Originally Posted by PopcornReady
I think there needs to be a little more imagination applied here (in the forum).
HD DVD (and Blu-ray, for that matter) is around not because studios want us to have sharper images, but because they want to "monetize" their library of movies that everyone has already bought and watched.
Embedding the Internet into the HD DVD viewing experience is brilliant, like IME, but on steroids. The deeper you become engaged in the previously passive watching, the more likely they can find ways to get you to spend more money: upfront for the discs; ongoing for merchadise and special events driven through the Internet.
Hands up anyone who DOESN"T want to watch their favourite with a canned commentary instead of, oh I don't know, Mark Hamill joining in live for Star Wars, Part Four?How much would you pay for that?Facebook, YouTube and all the rest
are about building communities and then overlaying a commercial component that adds value to all the "free" stuff.
This, well executed, could be big -- and Blu-ray, without a mandated Internet connection -- may need to scramble to catch up. A "proof of concepts" like Harry Potter
and Bourne Ultimatum
will make this a little clearer.
I recall a press release a few months back highlighting the possibility of filmmakers joining in on such a session and controlling the players in the "audience." I think some people are failing to see the bigger picture. Not to mention that BD-J 1.1 doesn't require ethernet so such capabilities simply won't happen (yet again) on the other side for quite some time. I hope the public can see a clear disparity between the capabilities of both formats. It's obvious where Warner's preference lies when HP gets this treatment.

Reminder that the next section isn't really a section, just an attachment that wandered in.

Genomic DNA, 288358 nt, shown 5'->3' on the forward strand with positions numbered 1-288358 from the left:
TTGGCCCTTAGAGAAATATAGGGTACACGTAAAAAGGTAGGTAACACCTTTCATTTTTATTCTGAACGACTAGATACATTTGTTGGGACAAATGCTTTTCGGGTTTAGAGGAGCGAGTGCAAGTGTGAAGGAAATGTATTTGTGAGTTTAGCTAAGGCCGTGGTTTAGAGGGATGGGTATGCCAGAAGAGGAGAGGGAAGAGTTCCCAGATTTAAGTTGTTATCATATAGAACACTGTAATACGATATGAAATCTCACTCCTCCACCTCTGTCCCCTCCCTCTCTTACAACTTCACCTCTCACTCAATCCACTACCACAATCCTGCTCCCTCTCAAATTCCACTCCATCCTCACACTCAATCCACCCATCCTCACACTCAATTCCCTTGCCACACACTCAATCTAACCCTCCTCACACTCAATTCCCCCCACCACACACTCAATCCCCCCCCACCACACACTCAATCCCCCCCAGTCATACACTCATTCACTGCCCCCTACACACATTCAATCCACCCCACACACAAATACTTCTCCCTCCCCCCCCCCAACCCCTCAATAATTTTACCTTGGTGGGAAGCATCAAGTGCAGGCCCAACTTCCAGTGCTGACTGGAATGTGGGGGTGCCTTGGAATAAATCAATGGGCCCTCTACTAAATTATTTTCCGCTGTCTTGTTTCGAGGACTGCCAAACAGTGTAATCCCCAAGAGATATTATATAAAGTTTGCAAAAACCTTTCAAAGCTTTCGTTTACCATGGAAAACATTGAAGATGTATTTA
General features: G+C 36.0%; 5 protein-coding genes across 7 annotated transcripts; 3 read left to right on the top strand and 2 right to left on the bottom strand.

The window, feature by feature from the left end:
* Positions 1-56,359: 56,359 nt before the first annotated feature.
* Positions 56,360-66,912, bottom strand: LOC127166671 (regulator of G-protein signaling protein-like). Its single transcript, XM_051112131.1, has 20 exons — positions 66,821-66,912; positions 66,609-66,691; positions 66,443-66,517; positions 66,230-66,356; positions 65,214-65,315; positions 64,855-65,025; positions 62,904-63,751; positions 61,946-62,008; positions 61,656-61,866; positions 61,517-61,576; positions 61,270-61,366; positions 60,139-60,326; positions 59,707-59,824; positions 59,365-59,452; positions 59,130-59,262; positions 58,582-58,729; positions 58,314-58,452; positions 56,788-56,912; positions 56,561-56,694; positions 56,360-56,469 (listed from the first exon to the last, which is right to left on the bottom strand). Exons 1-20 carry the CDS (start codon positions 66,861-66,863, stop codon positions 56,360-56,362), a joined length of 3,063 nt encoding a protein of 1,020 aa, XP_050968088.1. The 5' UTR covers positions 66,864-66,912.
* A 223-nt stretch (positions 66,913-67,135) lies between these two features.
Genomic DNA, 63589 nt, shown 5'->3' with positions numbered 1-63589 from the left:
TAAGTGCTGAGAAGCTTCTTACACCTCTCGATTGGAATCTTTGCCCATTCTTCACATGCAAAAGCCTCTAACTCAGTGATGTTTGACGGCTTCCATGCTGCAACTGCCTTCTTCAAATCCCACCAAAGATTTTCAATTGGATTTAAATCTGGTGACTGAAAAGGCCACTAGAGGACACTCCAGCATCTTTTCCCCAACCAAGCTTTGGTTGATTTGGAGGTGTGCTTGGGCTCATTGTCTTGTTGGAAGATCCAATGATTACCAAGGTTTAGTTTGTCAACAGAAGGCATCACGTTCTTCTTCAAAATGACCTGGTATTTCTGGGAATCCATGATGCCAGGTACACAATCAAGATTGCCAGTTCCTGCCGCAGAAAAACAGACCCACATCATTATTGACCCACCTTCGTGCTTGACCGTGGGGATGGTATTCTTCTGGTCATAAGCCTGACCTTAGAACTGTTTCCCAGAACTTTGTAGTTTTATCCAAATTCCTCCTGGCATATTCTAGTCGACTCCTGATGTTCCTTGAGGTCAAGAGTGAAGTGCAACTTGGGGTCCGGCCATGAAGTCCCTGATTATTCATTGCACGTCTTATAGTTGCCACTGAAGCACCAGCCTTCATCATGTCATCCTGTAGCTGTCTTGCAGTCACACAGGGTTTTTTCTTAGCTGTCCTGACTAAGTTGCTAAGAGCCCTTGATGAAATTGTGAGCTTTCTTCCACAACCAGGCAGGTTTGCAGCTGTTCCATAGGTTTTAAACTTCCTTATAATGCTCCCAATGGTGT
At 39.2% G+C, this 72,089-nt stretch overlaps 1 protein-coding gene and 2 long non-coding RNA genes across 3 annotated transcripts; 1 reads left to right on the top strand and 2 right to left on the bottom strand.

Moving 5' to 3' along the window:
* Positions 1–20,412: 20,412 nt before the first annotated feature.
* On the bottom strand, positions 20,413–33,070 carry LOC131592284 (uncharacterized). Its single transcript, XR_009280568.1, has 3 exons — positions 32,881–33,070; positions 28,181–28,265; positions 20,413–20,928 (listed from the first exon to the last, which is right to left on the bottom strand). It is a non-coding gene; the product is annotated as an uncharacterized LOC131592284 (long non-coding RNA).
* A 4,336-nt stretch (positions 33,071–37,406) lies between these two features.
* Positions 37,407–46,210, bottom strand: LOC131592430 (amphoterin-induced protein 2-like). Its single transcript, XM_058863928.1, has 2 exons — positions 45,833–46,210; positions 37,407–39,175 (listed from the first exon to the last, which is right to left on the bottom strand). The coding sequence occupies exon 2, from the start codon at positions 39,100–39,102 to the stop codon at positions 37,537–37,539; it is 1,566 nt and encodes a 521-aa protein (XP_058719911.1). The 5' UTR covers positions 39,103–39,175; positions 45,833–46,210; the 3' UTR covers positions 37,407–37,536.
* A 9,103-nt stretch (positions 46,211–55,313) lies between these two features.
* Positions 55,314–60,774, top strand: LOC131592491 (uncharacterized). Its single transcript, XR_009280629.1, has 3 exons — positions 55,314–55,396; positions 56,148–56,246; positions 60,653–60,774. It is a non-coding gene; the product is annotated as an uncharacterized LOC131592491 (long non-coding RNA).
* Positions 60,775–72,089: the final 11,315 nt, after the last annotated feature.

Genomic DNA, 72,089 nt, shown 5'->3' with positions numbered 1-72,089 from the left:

I don't understand the current "MySpace" generation so while this feature is "cool" it is not something I would use beyond trying it out for a spin. I'm confident this is not where the creativity will stop with HD DVD and HDi. This is but the tip of the iceberg. Looking at the bigger picture it's very telling that such features are only possible on one format. Thankfully, the most capable format is also the affordable format.
Unversal's Ken Graffeo is very clear as to what audience they are going after:
"Web-enabled network features made possible through HDi are particularly compelling because they bridge the gap between physical media and the Web-based world of the MySpace generation." [SOURCE]